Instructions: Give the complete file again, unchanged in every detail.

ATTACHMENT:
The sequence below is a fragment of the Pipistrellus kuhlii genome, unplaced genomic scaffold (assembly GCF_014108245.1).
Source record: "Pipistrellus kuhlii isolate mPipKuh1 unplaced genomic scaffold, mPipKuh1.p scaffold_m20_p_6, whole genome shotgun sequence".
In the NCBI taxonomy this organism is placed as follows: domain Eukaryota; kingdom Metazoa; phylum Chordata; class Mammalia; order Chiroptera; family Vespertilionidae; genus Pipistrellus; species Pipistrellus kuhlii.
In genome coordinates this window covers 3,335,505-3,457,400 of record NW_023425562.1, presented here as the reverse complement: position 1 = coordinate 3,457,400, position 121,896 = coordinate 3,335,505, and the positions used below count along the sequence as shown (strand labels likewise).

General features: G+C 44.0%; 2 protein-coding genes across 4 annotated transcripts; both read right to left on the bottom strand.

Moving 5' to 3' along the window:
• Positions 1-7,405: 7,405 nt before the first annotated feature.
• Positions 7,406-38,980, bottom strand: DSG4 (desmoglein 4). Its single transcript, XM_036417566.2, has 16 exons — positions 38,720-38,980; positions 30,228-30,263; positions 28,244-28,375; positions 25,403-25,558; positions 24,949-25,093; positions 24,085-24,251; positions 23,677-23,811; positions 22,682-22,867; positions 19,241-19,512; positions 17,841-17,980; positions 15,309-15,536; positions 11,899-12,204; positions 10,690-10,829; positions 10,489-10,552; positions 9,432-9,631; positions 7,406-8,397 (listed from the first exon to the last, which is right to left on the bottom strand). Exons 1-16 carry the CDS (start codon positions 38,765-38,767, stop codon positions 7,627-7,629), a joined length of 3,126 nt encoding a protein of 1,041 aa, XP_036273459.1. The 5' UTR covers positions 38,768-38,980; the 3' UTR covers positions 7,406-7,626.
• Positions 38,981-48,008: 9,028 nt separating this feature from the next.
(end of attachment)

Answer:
The sequence below is a fragment of the Pipistrellus kuhlii genome, unplaced genomic scaffold (assembly GCF_014108245.1).
Source record: "Pipistrellus kuhlii isolate mPipKuh1 unplaced genomic scaffold, mPipKuh1.p scaffold_m20_p_6, whole genome shotgun sequence".
In the NCBI taxonomy this organism is placed as follows: domain Eukaryota; kingdom Metazoa; phylum Chordata; class Mammalia; order Chiroptera; family Vespertilionidae; genus Pipistrellus; species Pipistrellus kuhlii.
In genome coordinates this window covers 3,335,505-3,457,400 of record NW_023425562.1, presented here as the reverse complement: position 1 = coordinate 3,457,400, position 121,896 = coordinate 3,335,505, and the positions used below count along the sequence as shown (strand labels likewise).

General features: G+C 44.0%; 2 protein-coding genes across 4 annotated transcripts; both read right to left on the bottom strand.

Moving 5' to 3' along the window:
• Positions 1-7,405: 7,405 nt before the first annotated feature.
• Positions 7,406-38,980, bottom strand: DSG4 (desmoglein 4). Its single transcript, XM_036417566.2, has 16 exons — positions 38,720-38,980; positions 30,228-30,263; positions 28,244-28,375; positions 25,403-25,558; positions 24,949-25,093; positions 24,085-24,251; positions 23,677-23,811; positions 22,682-22,867; positions 19,241-19,512; positions 17,841-17,980; positions 15,309-15,536; positions 11,899-12,204; positions 10,690-10,829; positions 10,489-10,552; positions 9,432-9,631; positions 7,406-8,397 (listed from the first exon to the last, which is right to left on the bottom strand). Exons 1-16 carry the CDS (start codon positions 38,765-38,767, stop codon positions 7,627-7,629), a joined length of 3,126 nt encoding a protein of 1,041 aa, XP_036273459.1. The 5' UTR covers positions 38,768-38,980; the 3' UTR covers positions 7,406-7,626.
• Positions 38,981-48,008: 9,028 nt separating this feature from the next.